The Tweed river rises in Scotland’s Southern Uplands and runs eastward, forming part of the border with England before entering the North Sea. The valley of the Tweed, and the region surrounding the river’s many tributaries, is fertile farmland. The area is noted for its sheep and for the production of woolen tweed cloth. The Tweed is shallow and fast-flowing, ideal for the salmon and trout that make it a famous fly-fishing river.
Scotland is endowed with an abundance of streams and lakes. Most lakes are long and narrow. Notable among the lakes, which are especially numerous in the central and northern regions, are Loch Lomond, the longest lake in Scotland; Loch Ness, which according to legend contains a sea monster; Loch Tay; and Loch Katrine.
Loch Lomond is the largest of the glacially excavated lochs, or lakes, in Scotland. Beautiful scenery and boat trips attract many tourists in the summer season.
Many of the rivers of Scotland, especially those in the west, are short, torrential streams, with limited commercial importance. The longest river of Scotland is the Tay. The Clyde, which flows through the city of Glasgow and through the industrial heartland, is Scotland’s most important river and serves as a transportation outlet to the Atlantic Ocean. Other important rivers in Scotland flow east and drain into the North Sea. They include the Forth, Tweed, Dee, and Esk.
Like the rest of the United Kingdom, the climate of Scotland is subject to the moderating influences of the surrounding seas. Temperate winters and cool summers are typical, and extreme seasonal variations are rare. Low temperatures, however, are common in mountainous parts of the interior during the winter months. In the western coastal region, where the moderating effects of the Gulf Stream are strongest, conditions are somewhat milder than in the east.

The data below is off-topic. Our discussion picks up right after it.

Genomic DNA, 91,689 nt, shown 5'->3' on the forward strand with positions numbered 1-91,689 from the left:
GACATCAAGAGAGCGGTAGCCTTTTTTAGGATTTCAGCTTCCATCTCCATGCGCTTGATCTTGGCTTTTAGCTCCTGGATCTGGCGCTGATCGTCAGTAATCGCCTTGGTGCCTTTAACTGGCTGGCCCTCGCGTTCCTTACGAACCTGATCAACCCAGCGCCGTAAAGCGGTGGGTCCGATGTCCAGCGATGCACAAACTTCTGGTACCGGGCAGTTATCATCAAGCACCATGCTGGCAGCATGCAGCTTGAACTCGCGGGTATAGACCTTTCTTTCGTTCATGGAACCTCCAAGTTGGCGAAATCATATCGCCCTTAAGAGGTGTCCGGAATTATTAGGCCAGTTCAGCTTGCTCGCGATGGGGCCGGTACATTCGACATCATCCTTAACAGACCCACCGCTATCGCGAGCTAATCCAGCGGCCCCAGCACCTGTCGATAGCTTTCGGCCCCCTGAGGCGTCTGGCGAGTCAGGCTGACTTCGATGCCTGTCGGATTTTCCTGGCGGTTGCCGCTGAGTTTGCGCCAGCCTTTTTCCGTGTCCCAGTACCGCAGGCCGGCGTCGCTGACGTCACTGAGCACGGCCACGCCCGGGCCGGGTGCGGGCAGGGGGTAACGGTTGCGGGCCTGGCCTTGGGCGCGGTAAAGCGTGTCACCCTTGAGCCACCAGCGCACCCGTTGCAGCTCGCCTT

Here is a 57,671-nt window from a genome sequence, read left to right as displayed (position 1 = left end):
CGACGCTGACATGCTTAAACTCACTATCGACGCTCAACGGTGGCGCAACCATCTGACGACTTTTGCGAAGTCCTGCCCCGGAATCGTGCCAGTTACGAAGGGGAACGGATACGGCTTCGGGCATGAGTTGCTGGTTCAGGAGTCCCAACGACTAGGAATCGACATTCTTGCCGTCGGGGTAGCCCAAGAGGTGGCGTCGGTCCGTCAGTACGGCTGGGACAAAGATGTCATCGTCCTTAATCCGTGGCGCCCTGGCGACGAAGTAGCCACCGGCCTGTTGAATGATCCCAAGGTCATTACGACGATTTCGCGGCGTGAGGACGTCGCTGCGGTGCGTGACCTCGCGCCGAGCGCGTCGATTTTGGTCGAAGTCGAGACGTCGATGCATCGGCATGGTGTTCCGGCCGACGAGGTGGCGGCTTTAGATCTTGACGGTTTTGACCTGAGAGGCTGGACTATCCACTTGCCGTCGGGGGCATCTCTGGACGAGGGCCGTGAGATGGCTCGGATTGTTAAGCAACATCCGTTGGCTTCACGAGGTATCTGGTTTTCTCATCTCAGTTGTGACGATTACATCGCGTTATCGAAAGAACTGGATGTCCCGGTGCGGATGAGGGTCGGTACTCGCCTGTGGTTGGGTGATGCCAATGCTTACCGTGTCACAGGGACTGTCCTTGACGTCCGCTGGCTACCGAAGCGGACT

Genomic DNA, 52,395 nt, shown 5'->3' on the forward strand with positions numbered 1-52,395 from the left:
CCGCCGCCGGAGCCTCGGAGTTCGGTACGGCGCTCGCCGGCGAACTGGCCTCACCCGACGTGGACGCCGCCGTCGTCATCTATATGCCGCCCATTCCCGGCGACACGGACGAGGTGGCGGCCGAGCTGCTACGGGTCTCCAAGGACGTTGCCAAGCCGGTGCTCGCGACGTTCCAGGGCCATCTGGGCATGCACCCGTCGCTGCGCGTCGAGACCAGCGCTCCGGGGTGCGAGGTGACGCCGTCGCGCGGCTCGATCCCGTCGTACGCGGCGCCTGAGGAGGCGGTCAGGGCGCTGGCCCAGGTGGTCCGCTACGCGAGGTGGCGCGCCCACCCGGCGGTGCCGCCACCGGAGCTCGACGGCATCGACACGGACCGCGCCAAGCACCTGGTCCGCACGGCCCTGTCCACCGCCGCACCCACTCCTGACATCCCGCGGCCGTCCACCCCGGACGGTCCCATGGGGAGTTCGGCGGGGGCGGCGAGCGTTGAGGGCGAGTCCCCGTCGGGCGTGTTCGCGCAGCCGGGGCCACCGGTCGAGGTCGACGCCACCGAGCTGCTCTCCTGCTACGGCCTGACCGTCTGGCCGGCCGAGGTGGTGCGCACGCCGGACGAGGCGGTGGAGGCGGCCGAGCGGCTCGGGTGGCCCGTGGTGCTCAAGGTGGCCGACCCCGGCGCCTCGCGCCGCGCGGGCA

The average January temperature of the eastern coastal region is 3°C (37°F), and the average January temperature of the western coastal region is 4°C (39°F); corresponding July averages are 14°C (57°F) and 15°C (59°F). The average January and July temperatures for the city of Edinburgh are 3°C (38°F) and 14°C (58°F), respectively. Precipitation varies by region and topography and ranges from about 3,800 mm (about 150 in) annually in the western Highlands to about 635 mm (about 25 in) annually in some eastern areas.
Scotland, like the rest of the island of Great Britain, has significant reserves of coal. It also possesses large deposits of zinc, chiefly in the south. Much of the soil is rocky and infertile, with the best arable land concentrated in the Central Lowlands and in flat eastern coastal areas. In the north and west, where the climate is wetter and soils are less productive, forestry and sheep raising are important.
Vast oil reserves were discovered in the North Sea off the Scottish coast in the 1960s and large-scale drilling began in the 1970s. Scotland has an intensive waterpower development program to increase energy supplies. The rivers of northern Scotland provide significant quantities of hydroelectric power, and the region contains most of the United Kingdom’s hydroelectricity-generating capacity.
The people of Scotland, like those of the United Kingdom in general, are descendants of various ethnic stocks, including the Picts, Celts, Scandinavians, Anglo-Saxons, and newer immigrant groups. Scotland is mainly an urban-industrial society with a small, sparsely scattered rural population. Large-scale internal migration during the 19th and 20th centuries weakened the historic regional distinctions between Highlander (primarily Celtic, Catholic, and Gaelic-speaking) and Lowlander (Anglo-Saxon, Protestant, and Scots-speaking). In the 20th century the arrival of immigrants from former British colonial territories, as well as from other parts of the United Kingdom, has created a culturally diverse population, especially in the two main urban areas of Glasgow and Edinburgh.
The population of Scotland (2004 estimate) is 5,078,000. The population density is about 64 persons per sq km (167 per sq mi), making Scotland the most sparsely populated of the major United Kingdom administrative divisions. The highest density is in the Central Lowlands, where nearly three-quarters of all Scots live, and the lowest is in the Highlands. About two-thirds of the population resides in urban areas.
Scotland’s total population has remained almost unchanged since 1900. This stability is a result of low birth rates throughout the 20th century and steady rates of emigration to destinations overseas and to neighboring England.